Guys, this stew is fixed to make your week.
I was cooking for a friend that really doesn’t care about food. The kind that only eats to live. The kind that eats what they’re given and never comments on the taste – good, bad or indifferent.
I made this stew because it was easy. The majority of it is built around opening cans and literally slicing 2 or 3 things into disks. It’s not hard work. I figured if I was cooking for someone that doesn’t care, they wouldn’t notice the haphazard manner in which the dish was thrown together.
We ate the stew on my sofa, bowls balanced on our knee caps and a troth of bread in between us. He ate a spoonful and said ‘Fuck me, this is amazing Mike’. I hit the floor.
In all of our years of friendships and with every one of my meals that has passed his lips, THIS is the dish that gets recognition. What a blessing.
Yes I’ve specified blood oranges here because they are at their best right now and very readily available but don’t feel restricted by such confines. A regular orange will work just fine.
Slice a ring of chorizo into small pound coin disks and fling into a big pot. Turn the heat on to medium and fry them gently until they start releasing their paprika oils.
While they heat up, slice the white part of a leek into little disks too and throw them into the chorizo. Stir together and cook the leeks for a little bit.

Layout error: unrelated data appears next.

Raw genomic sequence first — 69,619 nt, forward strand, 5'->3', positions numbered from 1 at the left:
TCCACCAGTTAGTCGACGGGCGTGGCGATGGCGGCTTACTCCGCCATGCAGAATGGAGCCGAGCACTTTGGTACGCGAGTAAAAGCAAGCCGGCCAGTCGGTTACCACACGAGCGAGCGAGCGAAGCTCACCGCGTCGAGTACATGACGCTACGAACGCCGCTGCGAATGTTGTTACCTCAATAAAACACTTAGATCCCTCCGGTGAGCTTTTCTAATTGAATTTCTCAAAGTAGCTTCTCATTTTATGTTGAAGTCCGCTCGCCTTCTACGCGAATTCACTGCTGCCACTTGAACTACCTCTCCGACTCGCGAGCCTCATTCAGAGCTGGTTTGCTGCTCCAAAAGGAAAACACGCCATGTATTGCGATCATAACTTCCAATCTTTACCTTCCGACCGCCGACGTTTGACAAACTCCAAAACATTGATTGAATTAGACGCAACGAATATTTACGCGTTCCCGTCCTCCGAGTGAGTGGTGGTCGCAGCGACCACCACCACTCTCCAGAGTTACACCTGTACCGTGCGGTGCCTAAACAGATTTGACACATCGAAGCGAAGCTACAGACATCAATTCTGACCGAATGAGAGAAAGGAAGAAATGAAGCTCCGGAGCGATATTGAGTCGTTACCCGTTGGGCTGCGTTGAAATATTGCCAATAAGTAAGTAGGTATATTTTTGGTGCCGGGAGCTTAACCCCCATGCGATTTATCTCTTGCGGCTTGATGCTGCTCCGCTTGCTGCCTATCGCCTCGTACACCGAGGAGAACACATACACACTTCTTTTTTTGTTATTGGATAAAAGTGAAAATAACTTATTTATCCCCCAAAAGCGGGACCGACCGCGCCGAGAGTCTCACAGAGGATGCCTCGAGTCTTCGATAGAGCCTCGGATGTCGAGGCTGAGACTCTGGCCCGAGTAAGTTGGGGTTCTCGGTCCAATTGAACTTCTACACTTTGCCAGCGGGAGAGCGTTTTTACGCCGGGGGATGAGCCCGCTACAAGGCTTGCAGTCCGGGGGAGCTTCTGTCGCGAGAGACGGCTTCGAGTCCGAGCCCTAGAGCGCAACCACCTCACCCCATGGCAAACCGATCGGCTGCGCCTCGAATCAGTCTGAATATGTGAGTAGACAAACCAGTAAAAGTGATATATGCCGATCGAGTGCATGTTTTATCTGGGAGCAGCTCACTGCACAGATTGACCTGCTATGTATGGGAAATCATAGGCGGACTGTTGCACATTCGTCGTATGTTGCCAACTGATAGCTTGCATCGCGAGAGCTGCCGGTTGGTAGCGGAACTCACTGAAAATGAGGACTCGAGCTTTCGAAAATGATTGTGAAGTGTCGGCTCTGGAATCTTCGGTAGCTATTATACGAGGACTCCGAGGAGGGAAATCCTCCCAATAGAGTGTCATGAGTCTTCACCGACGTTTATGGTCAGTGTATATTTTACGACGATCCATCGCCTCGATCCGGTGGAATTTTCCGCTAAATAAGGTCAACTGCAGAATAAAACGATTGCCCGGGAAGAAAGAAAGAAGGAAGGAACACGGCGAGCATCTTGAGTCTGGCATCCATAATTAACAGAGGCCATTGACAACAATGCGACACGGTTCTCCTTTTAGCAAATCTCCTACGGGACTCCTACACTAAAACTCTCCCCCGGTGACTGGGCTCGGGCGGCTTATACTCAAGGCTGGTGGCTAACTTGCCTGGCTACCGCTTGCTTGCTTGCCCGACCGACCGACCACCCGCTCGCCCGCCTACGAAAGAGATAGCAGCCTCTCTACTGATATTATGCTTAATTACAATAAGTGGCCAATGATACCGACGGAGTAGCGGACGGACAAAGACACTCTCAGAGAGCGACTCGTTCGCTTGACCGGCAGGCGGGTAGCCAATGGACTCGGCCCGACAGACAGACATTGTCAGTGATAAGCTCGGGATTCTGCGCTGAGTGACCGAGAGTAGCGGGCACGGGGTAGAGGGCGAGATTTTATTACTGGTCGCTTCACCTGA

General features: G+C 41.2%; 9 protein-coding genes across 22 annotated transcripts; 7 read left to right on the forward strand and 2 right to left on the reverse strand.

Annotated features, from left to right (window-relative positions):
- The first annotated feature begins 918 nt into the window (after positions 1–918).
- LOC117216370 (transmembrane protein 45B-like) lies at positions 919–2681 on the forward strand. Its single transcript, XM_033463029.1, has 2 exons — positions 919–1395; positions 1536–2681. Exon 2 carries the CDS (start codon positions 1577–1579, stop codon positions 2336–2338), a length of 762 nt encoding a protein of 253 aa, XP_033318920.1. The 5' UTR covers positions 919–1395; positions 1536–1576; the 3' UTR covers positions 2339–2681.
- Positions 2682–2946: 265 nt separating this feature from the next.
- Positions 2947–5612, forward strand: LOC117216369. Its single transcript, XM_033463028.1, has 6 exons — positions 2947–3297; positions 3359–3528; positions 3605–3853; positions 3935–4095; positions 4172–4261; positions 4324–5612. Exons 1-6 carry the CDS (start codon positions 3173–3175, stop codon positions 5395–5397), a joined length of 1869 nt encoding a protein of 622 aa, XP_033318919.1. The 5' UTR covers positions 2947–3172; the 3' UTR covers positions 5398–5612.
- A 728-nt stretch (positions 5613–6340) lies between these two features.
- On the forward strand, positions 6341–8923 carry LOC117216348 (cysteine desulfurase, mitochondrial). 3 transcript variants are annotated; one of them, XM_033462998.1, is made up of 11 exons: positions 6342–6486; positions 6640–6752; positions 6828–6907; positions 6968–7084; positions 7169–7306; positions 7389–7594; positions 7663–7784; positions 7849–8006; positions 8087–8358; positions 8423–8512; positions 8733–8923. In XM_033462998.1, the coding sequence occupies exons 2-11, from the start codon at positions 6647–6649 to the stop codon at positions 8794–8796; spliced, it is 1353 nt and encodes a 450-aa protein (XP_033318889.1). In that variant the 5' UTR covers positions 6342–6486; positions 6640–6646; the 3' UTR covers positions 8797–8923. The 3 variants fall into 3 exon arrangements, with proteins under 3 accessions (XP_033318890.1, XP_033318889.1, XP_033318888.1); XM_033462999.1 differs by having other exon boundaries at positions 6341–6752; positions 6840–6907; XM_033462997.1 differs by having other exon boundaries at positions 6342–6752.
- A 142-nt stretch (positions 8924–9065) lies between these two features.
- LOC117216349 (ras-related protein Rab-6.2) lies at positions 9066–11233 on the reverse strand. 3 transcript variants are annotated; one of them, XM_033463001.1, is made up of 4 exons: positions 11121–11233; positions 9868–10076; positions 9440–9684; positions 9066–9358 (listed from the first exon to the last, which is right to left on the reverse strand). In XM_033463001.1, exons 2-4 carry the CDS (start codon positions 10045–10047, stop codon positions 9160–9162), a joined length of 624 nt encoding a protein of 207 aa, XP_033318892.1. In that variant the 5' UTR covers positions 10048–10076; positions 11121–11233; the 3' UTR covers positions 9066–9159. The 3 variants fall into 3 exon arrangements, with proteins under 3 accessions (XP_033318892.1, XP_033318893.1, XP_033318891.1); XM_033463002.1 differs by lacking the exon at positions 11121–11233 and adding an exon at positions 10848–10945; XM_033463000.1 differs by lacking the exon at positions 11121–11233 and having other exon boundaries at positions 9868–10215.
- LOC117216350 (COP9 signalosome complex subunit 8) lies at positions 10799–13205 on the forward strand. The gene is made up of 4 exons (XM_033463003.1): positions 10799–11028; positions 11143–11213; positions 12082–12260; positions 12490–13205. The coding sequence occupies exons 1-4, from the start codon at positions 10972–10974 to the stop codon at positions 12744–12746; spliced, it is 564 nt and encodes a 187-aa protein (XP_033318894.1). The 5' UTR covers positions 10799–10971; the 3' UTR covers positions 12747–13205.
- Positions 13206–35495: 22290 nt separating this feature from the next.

As they cook, roughly chop (and by chop I mean halve) a tub of mushrooms (any kind) and throw into the pan. Add a tablespoon of tomato puree, teaspoon of paprika, quarter of a teaspoon of chili powder and grate in a garlic clove. Cook everything until the mushrooms have softened.
Pour in a cup of red wine, bring it to a boil, drop it to a simmer and cook until the red wine has cooked down a little bit and become rich and thick.
Now add a beef stock cube and throw in a can of chopped tomatoes. Half fill the can with water, swish it around in the can and throw into the pan. Squeeze in the juice of one blood orange and then add a drained and rinsed can of butterbeans.
Stir everything together, bring it to a boil again and then drop it to a simmer and keep it blipping away for about 10 minutes to warm the tomatoes and butterbeans.
Serve with a leafy scattering of parsley and a wobbling mound of buttered bread.
Serve to your most silent friend, sit back and watch them crumble